According to the Amnesty International, the Nour al-Din al-Zenki Movement, along with the 16th Division, the Levant Front, Ahrar al-Sham, and the al-Nusra Front, were involved in abduction and torture of journalists and humanitarian workers in rebel-held Aleppo during 2014 and 2015.
Nour al-Din al-Zenki, along with the Abu Amara Brigades, has been accused of executing people by throwing them down buildings when they still controlled Aleppo.
On 19 July 2016, during the Aleppo offensive, a video emerged that appeared to show al-Zenki fighters recording themselves taunting and later beheading a Palestinian boy named Abdullah Tayseer Al Issa. In the video, they claim he had been captured while fighting with the pro-government militia Liwa al-Quds. Liwa al-Quds denied this, and claimed instead that Al Issa was a 12-year-old Palestinian refugee from a poor family who had been kidnapped.
The following day, a social media account purportedly owned by Al Issa’s sister, Zoze Al Issa, claimed that Issa was a Syrian from the Wadi al-Dahab district of Homs, who had volunteered to fight with pro-government forces. The New Arab published a photograph purporting to be the boy’s identity card and putting his age at 19 years old. The report also quoted a cousin who claimed that Al Issa’s had thalassemia, which causes stunted growth.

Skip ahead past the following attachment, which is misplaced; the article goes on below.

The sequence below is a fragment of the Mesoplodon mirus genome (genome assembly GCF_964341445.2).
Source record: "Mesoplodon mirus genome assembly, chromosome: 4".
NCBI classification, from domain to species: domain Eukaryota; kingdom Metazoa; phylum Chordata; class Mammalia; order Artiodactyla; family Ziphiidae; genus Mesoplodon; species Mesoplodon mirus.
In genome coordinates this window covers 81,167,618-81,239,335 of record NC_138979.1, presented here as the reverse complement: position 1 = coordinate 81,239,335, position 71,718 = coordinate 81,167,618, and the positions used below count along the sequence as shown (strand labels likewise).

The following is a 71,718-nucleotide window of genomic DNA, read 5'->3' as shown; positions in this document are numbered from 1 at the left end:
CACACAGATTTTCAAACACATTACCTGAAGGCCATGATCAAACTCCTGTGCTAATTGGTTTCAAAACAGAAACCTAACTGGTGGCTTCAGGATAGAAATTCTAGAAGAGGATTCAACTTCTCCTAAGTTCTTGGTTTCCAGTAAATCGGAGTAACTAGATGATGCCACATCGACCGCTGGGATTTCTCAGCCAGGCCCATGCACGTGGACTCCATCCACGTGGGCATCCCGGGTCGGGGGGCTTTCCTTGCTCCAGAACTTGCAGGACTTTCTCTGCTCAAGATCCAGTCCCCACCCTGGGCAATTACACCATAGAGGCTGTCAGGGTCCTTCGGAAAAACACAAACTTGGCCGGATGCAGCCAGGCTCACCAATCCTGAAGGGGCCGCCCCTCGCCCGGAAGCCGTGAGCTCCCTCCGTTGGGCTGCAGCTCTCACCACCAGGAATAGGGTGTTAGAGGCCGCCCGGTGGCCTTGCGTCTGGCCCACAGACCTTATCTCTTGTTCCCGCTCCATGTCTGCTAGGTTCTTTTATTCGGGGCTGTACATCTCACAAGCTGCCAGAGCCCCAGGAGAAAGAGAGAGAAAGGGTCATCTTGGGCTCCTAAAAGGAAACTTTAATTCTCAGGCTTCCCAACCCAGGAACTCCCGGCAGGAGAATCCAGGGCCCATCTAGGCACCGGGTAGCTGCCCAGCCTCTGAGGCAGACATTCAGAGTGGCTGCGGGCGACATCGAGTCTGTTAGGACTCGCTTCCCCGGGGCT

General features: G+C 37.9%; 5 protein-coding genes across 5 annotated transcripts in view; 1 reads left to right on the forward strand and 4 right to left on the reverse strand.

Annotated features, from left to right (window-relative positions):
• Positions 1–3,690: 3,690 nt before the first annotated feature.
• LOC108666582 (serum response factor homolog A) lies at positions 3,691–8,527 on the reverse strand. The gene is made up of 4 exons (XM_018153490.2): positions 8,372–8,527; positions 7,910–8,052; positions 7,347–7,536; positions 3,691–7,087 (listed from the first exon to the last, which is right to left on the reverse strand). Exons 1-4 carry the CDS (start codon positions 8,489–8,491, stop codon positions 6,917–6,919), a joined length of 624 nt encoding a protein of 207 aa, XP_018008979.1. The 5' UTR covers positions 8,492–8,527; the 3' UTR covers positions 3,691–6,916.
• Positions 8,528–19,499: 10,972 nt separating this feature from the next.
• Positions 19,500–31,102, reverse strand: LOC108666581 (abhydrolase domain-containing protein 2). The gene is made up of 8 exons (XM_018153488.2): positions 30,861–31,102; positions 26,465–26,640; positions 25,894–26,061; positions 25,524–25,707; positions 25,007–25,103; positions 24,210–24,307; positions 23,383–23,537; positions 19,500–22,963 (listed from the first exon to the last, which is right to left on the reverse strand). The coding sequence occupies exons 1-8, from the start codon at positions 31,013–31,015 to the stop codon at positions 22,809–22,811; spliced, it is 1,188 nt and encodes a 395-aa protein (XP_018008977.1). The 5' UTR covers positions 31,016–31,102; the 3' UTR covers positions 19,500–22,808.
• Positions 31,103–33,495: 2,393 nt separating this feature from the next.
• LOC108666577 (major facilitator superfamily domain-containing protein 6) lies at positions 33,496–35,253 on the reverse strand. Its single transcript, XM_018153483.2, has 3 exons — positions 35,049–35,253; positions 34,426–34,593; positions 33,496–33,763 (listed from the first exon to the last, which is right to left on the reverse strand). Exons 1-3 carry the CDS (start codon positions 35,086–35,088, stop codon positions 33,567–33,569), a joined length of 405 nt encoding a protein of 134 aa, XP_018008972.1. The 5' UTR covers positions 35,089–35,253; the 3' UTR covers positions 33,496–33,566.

In a statement, al-Zenki condemned the killing and claimed it was an “individual mistake that does not represent the general policy of the group”, and that it had detained those involved.
According to Thomas Joscelyn, writing in The Weekly Standard, U.S. President Donald Trump was shown the beheading video in 2017, and it influenced Trump’s decision to end the CIA’s support for anti-Assad Syrian rebels: “Trump wanted to know why the United States had backed Zenki if its members are extremists. The issue was discussed at length with senior intelligence officials, and no good answers were forthcoming.”